The timing of Monday’s suicide bombing in Tel Aviv could not have been more striking.
It was the day before Purim, the Jewish calendar’s most passionately joyous holiday, when for the fourth time in nine days a Palestinian suicide bomber aligned with the fundamentalist Hamas destroyed the lives of innocents.
There are remarkable parallels between the recent horrifying events in Israel and the story of Purim.
The Purim narrative, like all good mythical and biblical sagas, is full of tensions – between evil and justice, hope and despair, death and life, victimization and vengeance, suffering and redemption.
Recent experiences between Jews and Hamas-linked Palestinians are full of precisely those same tensions – between hope for the possibility of peace and the despair of recently losing scores of members of the Jewish people to the murderous hatred.
“Purim is a holiday in which you have to look carefully to find God, since God isn’t mentioned in the Megillah (Book of Esther),” said Rabbi David Wolpe, a lecturer in Jewish thought at the Jewish Theological Seminary in New York.
“Clearly this is a time when a lot of Jews have to look quite carefully to find God.”
The Book of Esther tells the tale of Human, the prime minister of the ancient Persian city of Shushan, who was bent on murdering all its Jewish citizens. He was a direct descendent of Amalek, the man who is the very embodiment of evil and the biblical archetype of all persecutors of Jews.
One of Shushan’s Jews, Mordechali, learned of Haman’s plans and convinced his cousin Esther to join him in trying to avert them. She agreed to become part of the king’s harem so that she would have a chance to talk King Ahasuerus into helping.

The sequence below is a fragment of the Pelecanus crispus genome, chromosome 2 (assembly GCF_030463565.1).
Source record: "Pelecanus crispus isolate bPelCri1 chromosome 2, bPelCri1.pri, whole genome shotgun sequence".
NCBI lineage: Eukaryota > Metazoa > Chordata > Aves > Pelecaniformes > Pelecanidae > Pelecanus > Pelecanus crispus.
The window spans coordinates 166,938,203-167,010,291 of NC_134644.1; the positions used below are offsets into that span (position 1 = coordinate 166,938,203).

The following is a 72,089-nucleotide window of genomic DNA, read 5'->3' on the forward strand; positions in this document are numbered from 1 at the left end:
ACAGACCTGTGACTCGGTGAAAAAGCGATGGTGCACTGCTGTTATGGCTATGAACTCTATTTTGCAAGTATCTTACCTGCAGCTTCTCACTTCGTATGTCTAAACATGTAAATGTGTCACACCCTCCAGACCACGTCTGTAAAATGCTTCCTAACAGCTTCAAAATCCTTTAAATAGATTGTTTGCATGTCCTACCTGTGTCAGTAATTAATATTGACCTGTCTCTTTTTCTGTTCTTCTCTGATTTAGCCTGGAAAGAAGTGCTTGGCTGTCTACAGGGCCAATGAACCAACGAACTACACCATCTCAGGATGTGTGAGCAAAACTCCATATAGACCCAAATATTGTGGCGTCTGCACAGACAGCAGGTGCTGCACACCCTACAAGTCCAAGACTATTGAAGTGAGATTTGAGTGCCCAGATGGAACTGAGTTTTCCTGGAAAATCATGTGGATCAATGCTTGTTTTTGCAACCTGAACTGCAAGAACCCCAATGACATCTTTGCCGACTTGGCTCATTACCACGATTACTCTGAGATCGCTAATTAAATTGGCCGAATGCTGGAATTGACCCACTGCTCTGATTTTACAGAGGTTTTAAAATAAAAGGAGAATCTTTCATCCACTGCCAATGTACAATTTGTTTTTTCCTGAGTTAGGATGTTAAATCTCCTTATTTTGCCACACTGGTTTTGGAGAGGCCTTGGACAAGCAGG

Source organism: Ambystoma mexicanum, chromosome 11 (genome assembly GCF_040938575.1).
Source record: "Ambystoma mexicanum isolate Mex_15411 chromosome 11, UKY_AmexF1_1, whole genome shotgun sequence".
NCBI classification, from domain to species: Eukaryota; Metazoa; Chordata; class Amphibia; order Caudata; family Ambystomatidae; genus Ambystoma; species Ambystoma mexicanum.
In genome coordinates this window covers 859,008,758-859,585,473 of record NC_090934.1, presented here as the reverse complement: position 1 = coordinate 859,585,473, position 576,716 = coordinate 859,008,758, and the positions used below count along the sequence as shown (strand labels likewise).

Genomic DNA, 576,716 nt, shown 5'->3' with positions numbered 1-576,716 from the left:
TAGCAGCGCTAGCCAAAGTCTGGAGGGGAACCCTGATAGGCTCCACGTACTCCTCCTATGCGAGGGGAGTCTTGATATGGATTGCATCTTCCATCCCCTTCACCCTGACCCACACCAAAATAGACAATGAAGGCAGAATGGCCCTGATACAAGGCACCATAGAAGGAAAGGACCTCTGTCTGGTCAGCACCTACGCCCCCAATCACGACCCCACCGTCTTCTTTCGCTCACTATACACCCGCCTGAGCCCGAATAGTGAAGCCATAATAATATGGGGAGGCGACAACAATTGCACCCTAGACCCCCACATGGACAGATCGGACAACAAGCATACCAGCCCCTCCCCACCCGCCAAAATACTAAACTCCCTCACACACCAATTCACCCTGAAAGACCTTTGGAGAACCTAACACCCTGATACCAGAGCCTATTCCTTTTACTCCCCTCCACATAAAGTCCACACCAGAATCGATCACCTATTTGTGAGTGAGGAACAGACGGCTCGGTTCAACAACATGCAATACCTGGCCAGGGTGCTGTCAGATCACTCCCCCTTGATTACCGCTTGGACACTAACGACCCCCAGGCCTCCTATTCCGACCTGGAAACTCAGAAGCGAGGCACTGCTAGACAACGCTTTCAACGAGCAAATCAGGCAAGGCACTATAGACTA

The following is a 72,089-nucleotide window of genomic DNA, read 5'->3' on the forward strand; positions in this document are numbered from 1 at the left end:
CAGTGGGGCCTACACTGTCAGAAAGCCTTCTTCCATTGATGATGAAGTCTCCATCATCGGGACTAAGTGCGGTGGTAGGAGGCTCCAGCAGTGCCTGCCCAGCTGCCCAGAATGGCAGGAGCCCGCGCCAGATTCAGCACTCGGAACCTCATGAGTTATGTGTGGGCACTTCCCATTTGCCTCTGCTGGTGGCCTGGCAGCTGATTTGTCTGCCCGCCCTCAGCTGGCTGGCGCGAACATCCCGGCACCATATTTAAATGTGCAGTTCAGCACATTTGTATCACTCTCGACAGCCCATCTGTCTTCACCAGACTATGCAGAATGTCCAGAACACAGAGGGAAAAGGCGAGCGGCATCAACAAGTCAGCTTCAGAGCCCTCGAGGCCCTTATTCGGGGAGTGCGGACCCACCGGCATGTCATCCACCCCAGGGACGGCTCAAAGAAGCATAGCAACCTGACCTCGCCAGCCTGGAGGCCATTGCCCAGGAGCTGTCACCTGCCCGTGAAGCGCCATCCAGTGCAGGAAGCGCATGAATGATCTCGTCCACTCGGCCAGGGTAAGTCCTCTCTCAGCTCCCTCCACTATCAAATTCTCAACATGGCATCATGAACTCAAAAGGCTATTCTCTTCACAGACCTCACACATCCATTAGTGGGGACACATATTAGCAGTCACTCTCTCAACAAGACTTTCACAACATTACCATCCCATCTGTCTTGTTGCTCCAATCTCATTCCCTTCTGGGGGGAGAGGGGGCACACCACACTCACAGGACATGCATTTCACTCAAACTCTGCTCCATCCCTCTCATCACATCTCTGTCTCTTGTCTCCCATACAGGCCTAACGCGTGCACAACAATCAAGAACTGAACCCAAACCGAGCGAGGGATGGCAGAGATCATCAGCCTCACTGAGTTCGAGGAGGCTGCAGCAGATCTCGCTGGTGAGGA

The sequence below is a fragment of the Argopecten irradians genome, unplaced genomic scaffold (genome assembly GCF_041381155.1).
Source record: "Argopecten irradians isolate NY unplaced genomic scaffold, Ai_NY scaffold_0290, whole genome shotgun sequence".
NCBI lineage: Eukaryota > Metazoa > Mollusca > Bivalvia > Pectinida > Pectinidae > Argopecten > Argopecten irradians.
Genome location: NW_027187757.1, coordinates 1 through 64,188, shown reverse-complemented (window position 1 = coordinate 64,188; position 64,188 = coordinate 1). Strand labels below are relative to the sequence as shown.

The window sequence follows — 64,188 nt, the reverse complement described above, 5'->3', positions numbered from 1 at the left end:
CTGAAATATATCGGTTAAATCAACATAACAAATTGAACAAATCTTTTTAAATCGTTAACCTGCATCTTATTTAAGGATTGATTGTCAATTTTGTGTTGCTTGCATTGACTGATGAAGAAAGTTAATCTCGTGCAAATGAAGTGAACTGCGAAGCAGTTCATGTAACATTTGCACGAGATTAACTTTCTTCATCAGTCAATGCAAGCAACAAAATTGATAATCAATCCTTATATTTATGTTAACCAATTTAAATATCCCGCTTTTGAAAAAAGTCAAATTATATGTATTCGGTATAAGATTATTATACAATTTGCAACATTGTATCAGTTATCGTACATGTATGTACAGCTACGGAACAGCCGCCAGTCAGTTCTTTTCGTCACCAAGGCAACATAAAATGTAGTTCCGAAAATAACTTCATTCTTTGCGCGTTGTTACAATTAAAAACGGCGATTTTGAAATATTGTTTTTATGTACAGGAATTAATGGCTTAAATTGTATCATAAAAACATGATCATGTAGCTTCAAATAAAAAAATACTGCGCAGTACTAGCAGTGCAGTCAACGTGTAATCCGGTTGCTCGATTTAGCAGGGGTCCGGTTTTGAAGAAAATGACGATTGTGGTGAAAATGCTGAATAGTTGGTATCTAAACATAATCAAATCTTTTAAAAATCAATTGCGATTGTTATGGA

In the end, Esther and Mordechai save their community from Haman’s murderous plans, and Haman and his 10 sons are hanged on the gallows they had erected for the Jews.
The story of Purim really begins the Shabbat before, with a special Torah reading, a cautionary tale to Jews in their own land given to them by God. The reading ends with a commandment to never forget that Amalek, the enemy, always surrounds us.
Given what happened in Tel Aviv the day before the holiday, “there’s an incredible irony that the whole Purim story is about a continual battle against enemies and evil,” said Rabbi Daniel Gordis, dean of the Ziegler School of Rabbinical Studies at the University of Judaism in Los Angeles.
“It’s a paradox that we want to wipe out the names of our enemies and we tell our children to do that by sounding groggers at the mention of Haman’s name,” Wolpe said.
“The result is that the names of Mordechai and Esther go by without anyone noticing, but the name of Haman we pay tremendous attention to your enemies.”
But what is the proper way to pay “tremendous attention” to one’s enemies? Is it the way that Baruch Goldstein did when he murdered 29 Palestinians on Purim in 1994?
In a section that gets little attention in many contemporary Purim celebrations, the Jews of Shushan are full of revenge.
After they are saved, they go out and kill 75,000 of their persecutors, presumably Haman’s army troops.